The two components of overall hurricane activity that we examine are the seasonal number of hurricanes (H) and the seasonal number of intense (or major) hurricanes (MH). To predict the number of hurricanes we use an ordinaryleastsquares linear regression to estimate the number of tropicalonly hurricanes ([^H]_{T}) to which we add a seasonal average number of baroclinicallyenhanced hurricanes ([`H]_{B}). The model can be expressed as


To predict the number of major hurricanes we use a Poisson regression expressed as

In addition to basinwide activity we predict activity in the Caribbean Sea, the Gulf of Mexico, and along the southeast (Cape Hatteras south to Key West) and entire U.S. coast. We use logistic regression to predict hurricane landfalls along the coast and the presence or absence of major hurricanes in the Gulf, Caribbean and along the entire coast. As with the approach taken for basinwide major hurricane activity, we express the subbasin forecasts in terms of probabilities (Lehmiller et al. 1997).
Logistic regression is a statistical model to predict yes/no events by estimating coefficients for several predictor variables. ``Yes" indicates the occurrence of the event. Here we use a maximum likelihood technique to obtain the coefficients. A logistic regression can be expressed as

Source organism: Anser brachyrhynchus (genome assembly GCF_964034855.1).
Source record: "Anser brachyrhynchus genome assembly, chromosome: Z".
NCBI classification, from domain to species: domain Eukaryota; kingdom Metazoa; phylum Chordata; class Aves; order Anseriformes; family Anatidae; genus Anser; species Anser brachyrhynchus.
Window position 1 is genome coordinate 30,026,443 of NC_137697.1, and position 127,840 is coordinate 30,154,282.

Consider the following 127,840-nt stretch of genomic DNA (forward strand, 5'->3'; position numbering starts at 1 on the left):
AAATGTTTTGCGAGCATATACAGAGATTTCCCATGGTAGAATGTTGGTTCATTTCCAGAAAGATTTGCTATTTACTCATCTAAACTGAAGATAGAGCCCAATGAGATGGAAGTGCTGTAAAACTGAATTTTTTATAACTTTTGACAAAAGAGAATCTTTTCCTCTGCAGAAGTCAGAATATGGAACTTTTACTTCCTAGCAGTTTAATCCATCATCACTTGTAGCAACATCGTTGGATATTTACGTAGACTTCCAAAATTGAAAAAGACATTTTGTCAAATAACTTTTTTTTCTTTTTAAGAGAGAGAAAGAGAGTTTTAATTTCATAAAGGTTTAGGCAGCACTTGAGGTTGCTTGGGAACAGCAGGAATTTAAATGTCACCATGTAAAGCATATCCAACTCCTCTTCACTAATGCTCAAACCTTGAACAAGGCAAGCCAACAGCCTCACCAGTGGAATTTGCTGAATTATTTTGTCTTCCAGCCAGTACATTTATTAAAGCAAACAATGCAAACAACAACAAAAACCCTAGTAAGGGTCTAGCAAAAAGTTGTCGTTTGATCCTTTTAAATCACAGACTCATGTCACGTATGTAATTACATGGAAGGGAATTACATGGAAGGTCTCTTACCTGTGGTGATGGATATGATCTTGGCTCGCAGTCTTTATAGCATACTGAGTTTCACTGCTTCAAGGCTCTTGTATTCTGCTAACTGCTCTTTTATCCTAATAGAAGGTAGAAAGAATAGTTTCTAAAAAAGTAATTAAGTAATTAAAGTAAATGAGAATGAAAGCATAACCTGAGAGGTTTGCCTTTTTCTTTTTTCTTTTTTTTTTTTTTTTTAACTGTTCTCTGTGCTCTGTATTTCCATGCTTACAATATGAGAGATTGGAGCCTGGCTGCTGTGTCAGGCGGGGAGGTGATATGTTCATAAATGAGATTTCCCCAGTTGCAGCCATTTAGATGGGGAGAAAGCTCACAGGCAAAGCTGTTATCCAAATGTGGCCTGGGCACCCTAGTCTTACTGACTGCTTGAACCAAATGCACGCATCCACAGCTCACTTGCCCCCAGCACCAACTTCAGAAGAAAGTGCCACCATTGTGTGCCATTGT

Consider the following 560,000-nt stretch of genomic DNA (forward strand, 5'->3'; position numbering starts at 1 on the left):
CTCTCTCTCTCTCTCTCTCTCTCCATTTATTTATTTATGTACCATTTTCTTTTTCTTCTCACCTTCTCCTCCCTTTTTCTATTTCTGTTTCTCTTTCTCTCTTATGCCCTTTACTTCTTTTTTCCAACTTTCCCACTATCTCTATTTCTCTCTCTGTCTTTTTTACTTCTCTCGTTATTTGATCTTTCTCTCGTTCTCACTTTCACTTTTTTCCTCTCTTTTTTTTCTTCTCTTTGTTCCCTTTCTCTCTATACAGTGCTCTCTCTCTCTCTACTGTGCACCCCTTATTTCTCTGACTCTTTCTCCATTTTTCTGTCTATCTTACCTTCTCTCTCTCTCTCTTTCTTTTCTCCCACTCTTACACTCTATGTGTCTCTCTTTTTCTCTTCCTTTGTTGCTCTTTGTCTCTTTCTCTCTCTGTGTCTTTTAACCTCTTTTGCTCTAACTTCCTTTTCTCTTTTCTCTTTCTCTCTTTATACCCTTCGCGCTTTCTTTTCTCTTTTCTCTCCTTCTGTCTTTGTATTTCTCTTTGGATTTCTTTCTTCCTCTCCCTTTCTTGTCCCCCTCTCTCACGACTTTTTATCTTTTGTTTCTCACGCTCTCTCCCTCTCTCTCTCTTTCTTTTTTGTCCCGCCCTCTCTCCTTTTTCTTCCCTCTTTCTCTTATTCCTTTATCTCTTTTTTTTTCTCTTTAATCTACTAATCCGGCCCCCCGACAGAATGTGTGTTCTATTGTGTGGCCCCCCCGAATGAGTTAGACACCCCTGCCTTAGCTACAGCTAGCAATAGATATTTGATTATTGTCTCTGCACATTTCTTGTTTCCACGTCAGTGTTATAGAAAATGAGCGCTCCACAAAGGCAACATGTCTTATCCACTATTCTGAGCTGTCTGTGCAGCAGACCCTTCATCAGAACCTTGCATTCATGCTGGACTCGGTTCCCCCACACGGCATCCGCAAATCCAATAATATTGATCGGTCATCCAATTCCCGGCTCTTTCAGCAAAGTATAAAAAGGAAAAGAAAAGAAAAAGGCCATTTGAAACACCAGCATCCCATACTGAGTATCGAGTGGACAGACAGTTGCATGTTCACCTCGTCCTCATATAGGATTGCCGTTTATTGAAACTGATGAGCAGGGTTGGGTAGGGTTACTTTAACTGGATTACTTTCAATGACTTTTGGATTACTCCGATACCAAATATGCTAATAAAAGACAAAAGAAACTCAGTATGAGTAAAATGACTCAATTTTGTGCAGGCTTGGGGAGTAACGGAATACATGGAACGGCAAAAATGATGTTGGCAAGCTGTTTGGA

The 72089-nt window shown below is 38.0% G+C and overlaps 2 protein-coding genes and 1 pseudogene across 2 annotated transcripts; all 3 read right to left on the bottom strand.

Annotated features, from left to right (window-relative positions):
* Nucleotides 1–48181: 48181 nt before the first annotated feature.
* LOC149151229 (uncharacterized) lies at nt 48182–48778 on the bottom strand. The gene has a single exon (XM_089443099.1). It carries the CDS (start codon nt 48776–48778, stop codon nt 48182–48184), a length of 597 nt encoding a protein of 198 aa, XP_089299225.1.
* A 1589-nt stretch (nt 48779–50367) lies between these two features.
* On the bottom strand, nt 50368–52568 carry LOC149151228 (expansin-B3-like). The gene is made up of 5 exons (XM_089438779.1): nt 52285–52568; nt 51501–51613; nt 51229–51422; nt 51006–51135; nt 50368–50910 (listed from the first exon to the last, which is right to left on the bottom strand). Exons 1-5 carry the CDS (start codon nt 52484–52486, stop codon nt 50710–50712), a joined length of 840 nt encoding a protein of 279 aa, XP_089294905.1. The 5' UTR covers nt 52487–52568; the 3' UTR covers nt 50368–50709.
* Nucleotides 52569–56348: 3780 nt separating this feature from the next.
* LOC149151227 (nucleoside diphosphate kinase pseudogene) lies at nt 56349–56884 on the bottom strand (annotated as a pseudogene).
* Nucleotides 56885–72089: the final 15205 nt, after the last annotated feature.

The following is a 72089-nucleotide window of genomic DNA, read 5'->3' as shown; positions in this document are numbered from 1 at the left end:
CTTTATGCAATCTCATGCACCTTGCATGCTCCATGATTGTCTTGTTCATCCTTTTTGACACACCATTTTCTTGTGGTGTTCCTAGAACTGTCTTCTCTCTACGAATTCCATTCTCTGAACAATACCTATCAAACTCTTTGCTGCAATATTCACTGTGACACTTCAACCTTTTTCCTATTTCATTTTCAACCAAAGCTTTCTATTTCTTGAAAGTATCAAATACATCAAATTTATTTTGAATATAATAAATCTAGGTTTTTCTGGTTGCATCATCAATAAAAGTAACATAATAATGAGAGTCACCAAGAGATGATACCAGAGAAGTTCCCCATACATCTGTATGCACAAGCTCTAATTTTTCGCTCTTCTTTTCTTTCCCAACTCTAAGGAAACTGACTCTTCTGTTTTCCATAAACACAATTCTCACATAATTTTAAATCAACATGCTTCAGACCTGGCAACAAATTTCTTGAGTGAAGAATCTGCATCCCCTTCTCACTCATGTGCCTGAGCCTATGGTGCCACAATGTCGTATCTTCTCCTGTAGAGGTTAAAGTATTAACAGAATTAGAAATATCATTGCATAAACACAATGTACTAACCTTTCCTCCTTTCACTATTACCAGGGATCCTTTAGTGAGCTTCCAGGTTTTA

Here we describe our predictions for the 2001 North Atlantic hurricane season. Regression coefficients are estimated from data over the period 19502000. These coefficients along with the new predictor values for 2001 are given in Table . The model indicates that there will be 6 hurricanes during the 2001 North Atlantic season. The forecast is based on rounding the regression forecast of the number of tropicalonly hurricanes to 3 and adding to this number the rounded number of baroclinicallyenhanced (BE) hurricanes. The average number of BE hurricanes over the period 19502000 is 2.9. A forecast of intense hurricane activity based on the above regression coefficients is presented in the form of estimated probabilities. The 2001 probabilities are quite different from 2000 probabilities indicating a decreased likelihood of intense hurricane activity during 2001. The expected number of intense hurricanes is 1. More specifically, the Poisson model estimates that there is a 76% chance of observing less than 2 intense hurricanes during 2001.